Definitions

from The American Heritage® Dictionary of the English Language, 4th Edition

  • n. A phosphorescent light that hovers or flits over swampy ground at night, possibly caused by spontaneous combustion of gases emitted by rotting organic matter. Also called friar's lantern, jack-o'-lantern, will-o'-the-wisp, wisp.
  • n. Something that misleads or deludes; an illusion.

from Wiktionary, Creative Commons Attribution/Share-Alike License

  • n. A will o' the wisp.
  • n. A delusion, a false hope.

from the GNU version of the Collaborative International Dictionary of English

  • A phosphorescent light that appears, in the night, over marshy ground, supposed to be occasioned by the decomposition of animal or vegetable substances, or by some inflammable gas; -- popularly called also Will-with-the-wisp, or Will-o'-the-wisp, and Jack-with-a-lantern, or Jack-o'-lantern.
  • Fig.: A misleading influence; a decoy.

from The Century Dictionary and Cyclopedia

  • A meteoric light that sometimes appears in summer and autumn nights, and flits in the air a little above the surface of the earth, chiefly in marshy places, near stagnant waters, or in churchyards.

from WordNet 3.0 Copyright 2006 by Princeton University. All rights reserved.

  • n. an illusion that misleads
  • n. a pale light sometimes seen at night over marshy ground

Etymologies

Medieval Latin : Latin ignis, fire + Latin fatuus, foolish.
(American Heritage® Dictionary of the English Language, Fourth Edition)
Modern Latin, from ignis (meaning "fire") + fatuus (meaning "foolish"). Literally "foolish fire". (Wiktionary)

Examples

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  • seen in the 1600's under the translation for 'jack with a lantern'
    http://books.google.ca/books?id=3ikPAAAAYAAJ

    October 29, 2013

  • also called friar's lantern, jack-o'-lantern, will-o'-the-wisp

    June 14, 2009

  • "With wings wrought from rainbows and eyes from stars, it is but the intangible child of story, song and dream."

    --Agnosticism and Other Essays by Edgar Fawcett

    (q.v.,agnosticism for link)

    July 11, 2008

  • Plural is ignis fatui, as in this marvellous shopping list of faerie beasties:

    "What a happiness this must have been seventy or eighty years ago and upwards, to those chosen few who had the good luck to be born on the eve of this festival of all festivals; when the whole earth was so overrun with ghosts, boggles, bloody-bones, spirits, demons, ignis fatui, brownies, bugbears, black dogs, specters, shellycoats, scarecrows, witches, wizards, barguests, Robin-Goodfellows, hags, night-bats, scrags, breaknecks, fantasms, hobgoblins, hobhoulards, boggy-boes, dobbies, hob-thrusts, fetches, kelpies, warlocks, mock-beggars, mum-pokers, Jemmy-burties, urchins, satyrs, pans, fauns, sirens, tritons, centaurs, calcars, nymphs, imps, incubuses, spoorns, men-in-the-oak, hell-wains, fire-drakes, kit-a-can-sticks, Tom-tumblers, melch-dicks, larrs, kitty-witches, hobby-lanthorns, Dick-a-Tuesdays, Elf-fires, Gyl-burnt-tales, knockers, elves, rawheads, Meg-with-the-wads, old-shocks, ouphs, pad-foots, pixies, pictrees, giants, dwarfs, Tom-pokers, tutgots, snapdragons, sprets, spunks, conjurers, thurses, spurns, tantarrabobs, swaithes, tints, tod-lowries, Jack-in-the-Wads, mormos, changelings, redcaps, yeth-hounds, colt-pixies, Tom-thumbs, black-bugs, boggarts, scar-bugs, shag-foals, hodge-pochers, hob-thrushes, bugs, bull-beggars, bygorns, bolls, caddies, bomen, brags, wraiths, waffs, flay-boggarts, fiends, gallytrots, imps, gytrashes, patches, hob-and-lanthorns, gringes, boguests, bonelesses, Peg-powlers, pucks, fays, kidnappers, gallybeggars, hudskins, nickers, madcaps, trolls, robinets, friars' lanthorns, silkies, cauld-lads, death-hearses, goblins, hob-headlesses, bugaboos, kows, or cowes, nickies, nacks necks, waiths, miffies, buckies, ghouls, sylphs, guests, swarths, freiths, freits, gy-carlins Gyre-carling, pigmies, chittifaces, nixies, Jinny-burnt-tails, dudmen, hell-hounds, dopple-gangers, boggleboes, bogies, redmen, portunes, grants, hobbits, hobgoblins, brown-men, cowies, dunnies, wirrikows, alholdes, mannikins, follets, korreds, lubberkins, cluricauns, kobolds, leprechauns, kors, mares, korreds, puckles korigans, sylvans, succubuses, blackmen, shadows, banshees, lian-hanshees, clabbernappers, Gabriel-hounds, mawkins, doubles, corpse lights or candles, scrats, mahounds, trows, gnomes, sprites, fates, fiends, sibyls, nicknevins, whitewomen, fairies, thrummy-caps, cutties, and nisses, and apparitions of every shape, make, form, fashion, kind and description, that there was not a village in England that had not its own peculiar ghost. Nay, every lone tenement, castle, or mansion-house, which could boast of any antiquity had its bogle, its specter, or its knocker. The churches, churchyards, and crossroads were all haunted. Every green lane had its boulder-stone on which an apparition kept watch at night. Every common had its circle of fairies belonging to it. And there was scarcely a shepherd to be met with who had not seen a spirit!"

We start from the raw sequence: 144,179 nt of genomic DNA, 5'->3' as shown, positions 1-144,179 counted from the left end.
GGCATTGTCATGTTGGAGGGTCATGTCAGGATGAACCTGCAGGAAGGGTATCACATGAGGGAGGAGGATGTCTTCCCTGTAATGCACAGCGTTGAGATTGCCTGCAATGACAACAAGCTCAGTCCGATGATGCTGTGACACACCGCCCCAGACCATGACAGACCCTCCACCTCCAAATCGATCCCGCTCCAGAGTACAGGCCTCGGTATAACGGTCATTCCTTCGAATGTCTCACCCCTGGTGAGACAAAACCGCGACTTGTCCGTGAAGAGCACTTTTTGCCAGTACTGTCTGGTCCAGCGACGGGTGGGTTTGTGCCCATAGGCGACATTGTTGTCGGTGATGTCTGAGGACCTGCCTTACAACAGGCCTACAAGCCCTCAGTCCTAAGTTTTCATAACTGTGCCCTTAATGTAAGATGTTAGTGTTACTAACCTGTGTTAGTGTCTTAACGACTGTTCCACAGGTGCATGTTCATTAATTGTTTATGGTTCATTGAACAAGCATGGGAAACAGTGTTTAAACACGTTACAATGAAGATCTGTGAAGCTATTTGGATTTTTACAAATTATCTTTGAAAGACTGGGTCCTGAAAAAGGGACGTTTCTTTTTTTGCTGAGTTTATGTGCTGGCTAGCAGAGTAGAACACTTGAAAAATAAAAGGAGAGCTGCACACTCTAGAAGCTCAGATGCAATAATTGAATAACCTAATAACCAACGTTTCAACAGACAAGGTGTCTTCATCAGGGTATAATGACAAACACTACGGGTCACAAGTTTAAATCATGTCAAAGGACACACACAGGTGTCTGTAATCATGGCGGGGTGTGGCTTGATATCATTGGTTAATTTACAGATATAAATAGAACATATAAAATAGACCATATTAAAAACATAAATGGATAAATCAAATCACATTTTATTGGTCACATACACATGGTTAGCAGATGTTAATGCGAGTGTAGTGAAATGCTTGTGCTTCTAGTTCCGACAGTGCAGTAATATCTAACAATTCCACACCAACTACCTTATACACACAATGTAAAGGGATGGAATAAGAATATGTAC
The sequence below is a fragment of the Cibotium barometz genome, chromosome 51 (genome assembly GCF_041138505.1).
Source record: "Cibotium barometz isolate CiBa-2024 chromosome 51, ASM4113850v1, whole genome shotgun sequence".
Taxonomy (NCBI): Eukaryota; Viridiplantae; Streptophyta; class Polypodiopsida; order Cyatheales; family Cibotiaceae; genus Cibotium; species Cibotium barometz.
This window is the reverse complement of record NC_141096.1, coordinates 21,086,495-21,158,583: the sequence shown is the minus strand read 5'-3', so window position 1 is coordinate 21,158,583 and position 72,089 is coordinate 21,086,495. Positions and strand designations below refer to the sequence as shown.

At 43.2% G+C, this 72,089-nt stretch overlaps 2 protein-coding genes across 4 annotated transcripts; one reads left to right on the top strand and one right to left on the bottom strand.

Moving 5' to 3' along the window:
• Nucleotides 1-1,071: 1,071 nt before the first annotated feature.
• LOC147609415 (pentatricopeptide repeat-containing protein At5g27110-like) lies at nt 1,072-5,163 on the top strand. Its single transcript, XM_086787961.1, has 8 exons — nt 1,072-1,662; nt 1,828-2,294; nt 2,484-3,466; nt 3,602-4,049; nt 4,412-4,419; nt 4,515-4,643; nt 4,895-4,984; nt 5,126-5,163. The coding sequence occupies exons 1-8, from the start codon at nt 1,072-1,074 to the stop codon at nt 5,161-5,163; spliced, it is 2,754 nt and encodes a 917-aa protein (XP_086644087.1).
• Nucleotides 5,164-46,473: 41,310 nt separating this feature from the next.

- 'The Denham Tracts' vol. 2, Michael Aislabie Denham, 1895.

    January 4, 2008

  • But, alas! my dear, we see that the wisest people are not to be depended upon when love, like an ignis fatuus, holds up its misleading lights before their eyes.

    Anna Howe to Clarissa Harlowe, Clarissa by Samuel Richardson

    January 4, 2008